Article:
If Butler is one touchstone of this collection, another is Jack Parsons, the “engineer, occultist, chemist, entrepreneur, a founder of the Jet Propulsion Laboratory in Pasadena, heroin addict, paranoiac, hated by Howard Hughes [and] the LAPD.” The description comes from Stephen Blackmoore’s “Love, Rocket Science, and the Mother of Abominations,” in which a spell Parsons supposedly once cast is used “to summon the Thelemic goddess Babalon, the Scarlet Woman.”

Blackmoore offers a dizzying ride through one of the weirder corners of Los Angeles history, reminding us of the dangers and degradations of Parsons’s idolatrous worldview. “L.A. isn’t a city that grows,” the author tells us. “It’s a city that swallows, bloating ever fatter off the neighbors it subsumes.”

Parsons’s presence is particularly resonant because it echoes Lisa Morton’s “Antonia and the Stranger Who Came to Rancho Los Feliz,” which opens Speculative Los Angeles. There, a character named Jack Parsons—whether the JPL pioneer or merely a namesake—emerges through a portal from an apocalyptic Los Angeles into a more agrarian and idyllic timeline, with disastrous results.

Not every story in Speculative Los Angeles tends toward the catastrophic; Aimee Bender’s sweet and understated “Maintenance” imagines what might happen were the plaster mammoth family at the La Brea Tar Pits one day to disappear. The narrator is a man raising his young daughter after his wife has left, and the tar pits are a regular stop on their neighborhood walks. Bender evokes with precision the day-to-day experience of the site: “This was usually a crowded park,” she writes, “with strollers, and kids playing soccer, and a bitter man sometimes drawing bitter caricatures for a minimal fee. And the musical man, Charlie, who’d played tunes on his banjo for years by the museum entrance. He was skilled, and merry. One day, he had disappeared too.”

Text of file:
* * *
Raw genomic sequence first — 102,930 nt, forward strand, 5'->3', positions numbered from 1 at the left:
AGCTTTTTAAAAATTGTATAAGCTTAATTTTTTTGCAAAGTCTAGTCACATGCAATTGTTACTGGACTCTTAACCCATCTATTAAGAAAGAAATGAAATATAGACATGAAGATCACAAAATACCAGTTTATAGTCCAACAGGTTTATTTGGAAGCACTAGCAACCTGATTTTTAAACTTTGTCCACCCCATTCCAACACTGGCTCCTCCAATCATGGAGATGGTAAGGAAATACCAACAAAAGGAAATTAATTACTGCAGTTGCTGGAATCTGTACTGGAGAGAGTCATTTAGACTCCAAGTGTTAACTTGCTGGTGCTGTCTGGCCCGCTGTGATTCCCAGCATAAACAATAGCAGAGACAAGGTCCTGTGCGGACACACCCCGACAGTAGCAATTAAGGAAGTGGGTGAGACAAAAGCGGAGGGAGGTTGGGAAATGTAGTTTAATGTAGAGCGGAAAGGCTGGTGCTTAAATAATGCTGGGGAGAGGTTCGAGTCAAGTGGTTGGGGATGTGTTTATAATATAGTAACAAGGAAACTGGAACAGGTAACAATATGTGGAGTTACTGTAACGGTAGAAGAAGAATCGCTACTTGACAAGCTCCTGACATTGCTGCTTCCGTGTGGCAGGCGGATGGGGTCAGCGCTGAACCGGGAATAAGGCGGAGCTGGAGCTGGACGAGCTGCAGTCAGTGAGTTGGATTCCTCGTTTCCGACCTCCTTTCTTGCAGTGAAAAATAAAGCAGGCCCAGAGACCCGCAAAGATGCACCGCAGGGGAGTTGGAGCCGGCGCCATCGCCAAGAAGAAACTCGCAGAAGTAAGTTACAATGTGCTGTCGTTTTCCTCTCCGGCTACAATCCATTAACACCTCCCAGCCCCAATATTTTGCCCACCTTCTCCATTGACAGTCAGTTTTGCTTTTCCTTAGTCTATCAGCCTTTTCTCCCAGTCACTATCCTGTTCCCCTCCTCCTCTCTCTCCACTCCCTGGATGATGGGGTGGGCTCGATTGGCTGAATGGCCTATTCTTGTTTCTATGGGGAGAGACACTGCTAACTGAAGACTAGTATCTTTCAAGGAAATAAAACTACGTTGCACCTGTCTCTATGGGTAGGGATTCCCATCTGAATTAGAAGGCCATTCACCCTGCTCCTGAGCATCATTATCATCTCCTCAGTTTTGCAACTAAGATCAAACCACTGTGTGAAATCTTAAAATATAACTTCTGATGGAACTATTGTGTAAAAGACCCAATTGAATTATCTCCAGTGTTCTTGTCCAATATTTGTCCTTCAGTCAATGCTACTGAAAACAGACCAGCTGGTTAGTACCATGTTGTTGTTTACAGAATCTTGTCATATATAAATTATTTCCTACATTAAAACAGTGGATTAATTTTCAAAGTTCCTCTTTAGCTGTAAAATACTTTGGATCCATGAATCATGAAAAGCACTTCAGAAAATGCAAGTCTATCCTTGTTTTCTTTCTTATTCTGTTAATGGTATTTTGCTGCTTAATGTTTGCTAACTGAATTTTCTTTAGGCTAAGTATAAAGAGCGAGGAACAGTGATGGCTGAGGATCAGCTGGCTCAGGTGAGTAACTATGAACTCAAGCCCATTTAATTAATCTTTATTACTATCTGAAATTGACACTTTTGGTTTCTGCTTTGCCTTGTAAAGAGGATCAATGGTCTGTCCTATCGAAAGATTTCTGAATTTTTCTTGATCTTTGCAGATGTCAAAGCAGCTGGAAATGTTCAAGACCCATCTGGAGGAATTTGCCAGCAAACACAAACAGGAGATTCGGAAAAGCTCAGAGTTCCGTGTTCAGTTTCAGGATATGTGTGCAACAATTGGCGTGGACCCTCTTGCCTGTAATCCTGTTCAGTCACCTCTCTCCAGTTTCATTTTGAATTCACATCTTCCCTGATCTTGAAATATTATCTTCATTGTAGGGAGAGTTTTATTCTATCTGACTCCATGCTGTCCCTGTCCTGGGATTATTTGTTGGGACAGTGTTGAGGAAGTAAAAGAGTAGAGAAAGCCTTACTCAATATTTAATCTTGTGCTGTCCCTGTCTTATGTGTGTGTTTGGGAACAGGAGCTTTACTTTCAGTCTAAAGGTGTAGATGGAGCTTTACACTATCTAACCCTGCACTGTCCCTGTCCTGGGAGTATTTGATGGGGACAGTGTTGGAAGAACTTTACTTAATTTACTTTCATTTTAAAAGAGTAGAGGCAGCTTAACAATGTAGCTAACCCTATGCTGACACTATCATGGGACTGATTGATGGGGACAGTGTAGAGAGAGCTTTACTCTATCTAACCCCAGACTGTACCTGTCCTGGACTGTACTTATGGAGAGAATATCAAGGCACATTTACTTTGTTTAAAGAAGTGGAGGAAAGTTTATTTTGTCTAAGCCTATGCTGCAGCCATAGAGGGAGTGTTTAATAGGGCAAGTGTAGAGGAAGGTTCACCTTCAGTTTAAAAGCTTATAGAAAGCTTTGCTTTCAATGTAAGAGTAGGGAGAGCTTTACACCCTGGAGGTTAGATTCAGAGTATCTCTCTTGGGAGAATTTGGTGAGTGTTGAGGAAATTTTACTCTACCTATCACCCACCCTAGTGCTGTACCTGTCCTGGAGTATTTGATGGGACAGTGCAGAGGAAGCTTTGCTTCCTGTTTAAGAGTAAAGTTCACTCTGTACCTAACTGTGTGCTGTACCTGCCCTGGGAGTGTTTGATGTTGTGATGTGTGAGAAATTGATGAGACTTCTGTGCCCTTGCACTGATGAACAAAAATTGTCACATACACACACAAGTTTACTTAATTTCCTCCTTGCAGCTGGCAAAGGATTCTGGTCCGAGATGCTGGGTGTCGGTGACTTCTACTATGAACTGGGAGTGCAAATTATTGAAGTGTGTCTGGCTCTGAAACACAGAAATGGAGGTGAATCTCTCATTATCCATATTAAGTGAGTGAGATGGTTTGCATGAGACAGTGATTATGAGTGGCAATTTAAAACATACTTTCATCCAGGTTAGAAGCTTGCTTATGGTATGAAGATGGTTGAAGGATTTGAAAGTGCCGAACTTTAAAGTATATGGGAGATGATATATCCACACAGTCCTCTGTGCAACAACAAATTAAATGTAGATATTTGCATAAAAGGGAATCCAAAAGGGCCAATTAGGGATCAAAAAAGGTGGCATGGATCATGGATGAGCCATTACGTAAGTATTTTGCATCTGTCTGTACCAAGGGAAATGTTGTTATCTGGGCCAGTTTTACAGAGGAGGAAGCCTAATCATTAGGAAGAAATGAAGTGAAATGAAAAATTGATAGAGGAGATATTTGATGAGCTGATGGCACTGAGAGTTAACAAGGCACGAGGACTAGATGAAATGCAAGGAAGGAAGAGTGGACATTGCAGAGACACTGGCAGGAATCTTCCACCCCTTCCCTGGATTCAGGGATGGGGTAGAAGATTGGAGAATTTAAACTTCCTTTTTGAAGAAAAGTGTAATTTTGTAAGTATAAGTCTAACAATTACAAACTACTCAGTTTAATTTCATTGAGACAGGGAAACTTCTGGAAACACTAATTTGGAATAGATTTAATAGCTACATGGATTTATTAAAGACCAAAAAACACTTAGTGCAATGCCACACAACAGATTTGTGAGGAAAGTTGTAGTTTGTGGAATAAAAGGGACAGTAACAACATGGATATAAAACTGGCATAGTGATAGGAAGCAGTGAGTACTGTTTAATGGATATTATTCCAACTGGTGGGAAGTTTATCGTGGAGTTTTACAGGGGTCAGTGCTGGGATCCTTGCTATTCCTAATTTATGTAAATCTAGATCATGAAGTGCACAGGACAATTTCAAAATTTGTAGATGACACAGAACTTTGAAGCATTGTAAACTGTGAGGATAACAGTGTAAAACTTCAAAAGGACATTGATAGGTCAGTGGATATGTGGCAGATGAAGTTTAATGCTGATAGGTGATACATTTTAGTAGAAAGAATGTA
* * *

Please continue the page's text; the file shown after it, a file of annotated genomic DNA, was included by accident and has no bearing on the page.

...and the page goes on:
Here we see the flip side of the future, as a place in which the past has gotten lost.

It’s a theme that marks many of these narratives, from Espinoza’s sharp and creepy “Detainment”—in which a young boy is reunited with his mother after being separated from her at the southern border, only to turn out different, distant, irretrievable: a duende, perhaps, a disruptive spirit, rather than a human child—to the magnificent “Where There Are Cities, These Dissolve Too” by S. Qiouyi Lu. “You live in a palimpsest,” Lu reminds us, “people and places double-exposed in a spatiotemporal pocket where layers and planes merge. Time is distorted here, long stretches compressing into incomplete montages, micromoments blooming into eternities, whole years hauled to the surface of your mind in an instant.”

Lu is a writer I hadn’t read before Speculative Los Angeles, which suggests another value of a collection such as this. But equally important is the opportunity to imagine the city as it could be through the filter of what it is. City as map, city as palimpsest, city as the keeper of its own secrets, its own ghosts. City as (yes) narrative. The 14 narratives Hamilton has gathered present us with a vision of Los Angeles refracted, grounding the fantastic in the real.


Speculative Los Angeles, edited by Denise Hamilton


David L Ulin is Alta Journal’s books editor.
Advertisement - Continue Reading Below